Grace, having been banned from the park for an entire month due to her five weeks of near continuous free-running whilst on holiday, (guide dog trainers rules..not mine I promise) is not helping. Every few minutes she brings over a stinky soft toy and sticks it on my lap with eyes huge and solemn, in an effort to get me to play with her. A pile of half gnawed rubber rings, fluffy elephants, teddy bears and rope pulls has built up next to the filing. When I don’t respond she stands at the door and whimpers to be let out. Five minutes later she whimpers to be let in. The door to the garden is next to my desk and every time I open the door the temperature drops by several degrees forcing me to get up AGAIN and find extra socks, shawls, jumpers etc which sets off the cycle of coffee, washing up...
I end up barking at her (in a strange role reversal), ‘Not NOW I am TRYING to WORK!’
So today she is lying in her bed with eyes rolling, sighing dramatically and looking forlorn. All together now..’Its a dog’s life..!’

Saturday, 23 January 2010

Back In Blighty.

I know, I know and I do apologise...I have not blogged since before Christmas It seems odd to now ensconced in 2010. 2010. It’s not the sci-fi world I had quite imagined back in the late ‘70’s. Where on earth is my plasma gun?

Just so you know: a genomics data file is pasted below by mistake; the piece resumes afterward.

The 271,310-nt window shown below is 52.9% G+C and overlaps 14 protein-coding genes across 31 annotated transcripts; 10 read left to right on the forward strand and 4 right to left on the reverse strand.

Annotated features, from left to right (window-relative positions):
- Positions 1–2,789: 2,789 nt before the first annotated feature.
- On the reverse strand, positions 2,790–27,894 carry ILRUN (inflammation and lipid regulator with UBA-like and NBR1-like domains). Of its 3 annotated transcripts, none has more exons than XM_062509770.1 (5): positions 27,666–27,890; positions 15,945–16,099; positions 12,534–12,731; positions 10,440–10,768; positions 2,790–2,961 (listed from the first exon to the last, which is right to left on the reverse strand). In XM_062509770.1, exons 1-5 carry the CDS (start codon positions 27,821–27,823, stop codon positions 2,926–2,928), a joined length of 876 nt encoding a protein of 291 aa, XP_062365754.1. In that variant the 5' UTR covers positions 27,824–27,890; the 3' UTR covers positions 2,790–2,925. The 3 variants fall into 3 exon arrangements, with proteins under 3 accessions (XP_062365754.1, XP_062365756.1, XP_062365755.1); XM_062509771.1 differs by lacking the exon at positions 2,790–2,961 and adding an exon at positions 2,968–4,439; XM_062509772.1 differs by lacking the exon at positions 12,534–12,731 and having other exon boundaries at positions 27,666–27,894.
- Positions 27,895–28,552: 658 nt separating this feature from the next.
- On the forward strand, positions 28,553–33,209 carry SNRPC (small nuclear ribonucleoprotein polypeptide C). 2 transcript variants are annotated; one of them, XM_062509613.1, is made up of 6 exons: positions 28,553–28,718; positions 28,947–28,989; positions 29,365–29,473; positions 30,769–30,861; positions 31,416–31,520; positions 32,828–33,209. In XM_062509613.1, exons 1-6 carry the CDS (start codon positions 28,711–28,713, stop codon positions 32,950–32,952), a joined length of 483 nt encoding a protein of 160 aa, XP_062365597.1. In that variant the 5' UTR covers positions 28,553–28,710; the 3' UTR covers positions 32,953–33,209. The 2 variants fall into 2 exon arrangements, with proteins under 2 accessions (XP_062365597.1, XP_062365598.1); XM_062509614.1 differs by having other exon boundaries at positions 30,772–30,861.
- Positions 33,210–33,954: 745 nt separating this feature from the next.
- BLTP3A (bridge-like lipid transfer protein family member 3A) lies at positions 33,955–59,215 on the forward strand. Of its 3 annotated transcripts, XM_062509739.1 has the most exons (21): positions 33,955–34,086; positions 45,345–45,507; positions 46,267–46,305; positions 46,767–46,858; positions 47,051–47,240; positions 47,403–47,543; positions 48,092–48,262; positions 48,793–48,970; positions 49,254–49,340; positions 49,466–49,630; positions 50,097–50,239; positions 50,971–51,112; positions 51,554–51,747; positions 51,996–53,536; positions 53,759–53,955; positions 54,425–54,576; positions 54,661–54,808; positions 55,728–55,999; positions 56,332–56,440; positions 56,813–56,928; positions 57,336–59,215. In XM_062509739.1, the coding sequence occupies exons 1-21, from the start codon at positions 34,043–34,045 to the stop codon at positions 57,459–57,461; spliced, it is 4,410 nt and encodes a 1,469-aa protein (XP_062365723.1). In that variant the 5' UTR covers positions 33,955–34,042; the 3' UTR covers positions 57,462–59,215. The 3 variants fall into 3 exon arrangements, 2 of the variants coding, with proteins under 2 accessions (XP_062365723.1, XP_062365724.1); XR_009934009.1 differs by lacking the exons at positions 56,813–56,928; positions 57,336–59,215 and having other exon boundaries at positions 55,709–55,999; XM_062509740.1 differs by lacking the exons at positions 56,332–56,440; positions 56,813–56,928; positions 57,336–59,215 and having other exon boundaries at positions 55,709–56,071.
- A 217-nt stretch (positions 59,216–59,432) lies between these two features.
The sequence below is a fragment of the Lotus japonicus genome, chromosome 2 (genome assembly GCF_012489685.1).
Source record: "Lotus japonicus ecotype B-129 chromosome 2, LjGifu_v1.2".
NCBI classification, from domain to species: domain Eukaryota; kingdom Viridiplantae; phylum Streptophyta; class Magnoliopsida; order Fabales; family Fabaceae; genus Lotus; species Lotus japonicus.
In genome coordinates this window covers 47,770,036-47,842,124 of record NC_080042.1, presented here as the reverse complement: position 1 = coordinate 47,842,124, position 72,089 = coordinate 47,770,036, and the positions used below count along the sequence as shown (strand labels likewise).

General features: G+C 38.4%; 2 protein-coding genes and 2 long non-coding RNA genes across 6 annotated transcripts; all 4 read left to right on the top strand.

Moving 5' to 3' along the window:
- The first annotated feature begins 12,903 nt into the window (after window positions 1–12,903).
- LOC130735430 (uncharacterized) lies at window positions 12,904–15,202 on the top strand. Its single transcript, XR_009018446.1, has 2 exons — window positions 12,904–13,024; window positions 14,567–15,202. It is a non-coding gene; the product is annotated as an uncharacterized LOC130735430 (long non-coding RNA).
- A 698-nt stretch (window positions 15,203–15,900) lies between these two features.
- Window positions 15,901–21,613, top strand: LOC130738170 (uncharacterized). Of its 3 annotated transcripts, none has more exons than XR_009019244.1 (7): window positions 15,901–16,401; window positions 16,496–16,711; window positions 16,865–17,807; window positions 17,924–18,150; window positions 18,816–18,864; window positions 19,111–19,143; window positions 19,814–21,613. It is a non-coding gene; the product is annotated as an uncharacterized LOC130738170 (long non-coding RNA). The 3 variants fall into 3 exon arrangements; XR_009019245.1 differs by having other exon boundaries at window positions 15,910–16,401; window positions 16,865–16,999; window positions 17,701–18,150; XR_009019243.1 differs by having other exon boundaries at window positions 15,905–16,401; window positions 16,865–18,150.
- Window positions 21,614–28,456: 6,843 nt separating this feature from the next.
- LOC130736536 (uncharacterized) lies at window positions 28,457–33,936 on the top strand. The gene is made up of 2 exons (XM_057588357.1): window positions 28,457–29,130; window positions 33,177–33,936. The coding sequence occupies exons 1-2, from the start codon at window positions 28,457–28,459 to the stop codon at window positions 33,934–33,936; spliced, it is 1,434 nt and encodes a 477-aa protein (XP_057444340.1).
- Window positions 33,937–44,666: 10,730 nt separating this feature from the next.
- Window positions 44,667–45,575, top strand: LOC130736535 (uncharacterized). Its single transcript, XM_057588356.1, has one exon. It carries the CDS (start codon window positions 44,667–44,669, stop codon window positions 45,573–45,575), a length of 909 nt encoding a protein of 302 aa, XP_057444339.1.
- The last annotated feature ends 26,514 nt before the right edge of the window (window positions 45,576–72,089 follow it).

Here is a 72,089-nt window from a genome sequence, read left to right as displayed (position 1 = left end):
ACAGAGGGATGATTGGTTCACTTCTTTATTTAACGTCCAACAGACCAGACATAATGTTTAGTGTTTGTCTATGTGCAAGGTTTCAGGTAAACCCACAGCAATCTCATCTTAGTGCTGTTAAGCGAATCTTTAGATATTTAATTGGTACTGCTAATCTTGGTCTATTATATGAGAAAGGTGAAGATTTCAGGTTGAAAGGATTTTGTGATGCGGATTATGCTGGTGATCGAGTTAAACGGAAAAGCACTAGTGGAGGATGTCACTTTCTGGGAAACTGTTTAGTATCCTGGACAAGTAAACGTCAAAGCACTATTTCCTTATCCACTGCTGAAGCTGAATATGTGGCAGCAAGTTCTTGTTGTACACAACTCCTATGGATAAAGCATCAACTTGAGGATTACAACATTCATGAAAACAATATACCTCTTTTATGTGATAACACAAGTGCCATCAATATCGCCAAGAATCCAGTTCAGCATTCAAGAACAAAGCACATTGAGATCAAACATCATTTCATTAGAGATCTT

'Dad' (c) T.Bush Dec 09
And so folks...I best fill you in.
Zambia was both wonderful and at times very difficult. On a positive note Dad’s condition got a little better for a while and by the time my younger sister arrived for Xmas he was up for cooking in the evening and enjoying visitors. My sister arrived anxious about the trip and feeling a little as if she were carrying her past on her back like a rucksack of paper cuts and although we did much together to dull some of those tiny little knives it was still sometimes hard for her to cope with all the changes in both Dad and the Lusaka she had last seen over 6 years previously. But she held her own and her last evening was a revelatory riot of fabulous stories from her time working in the Zambian bush and the local zoo.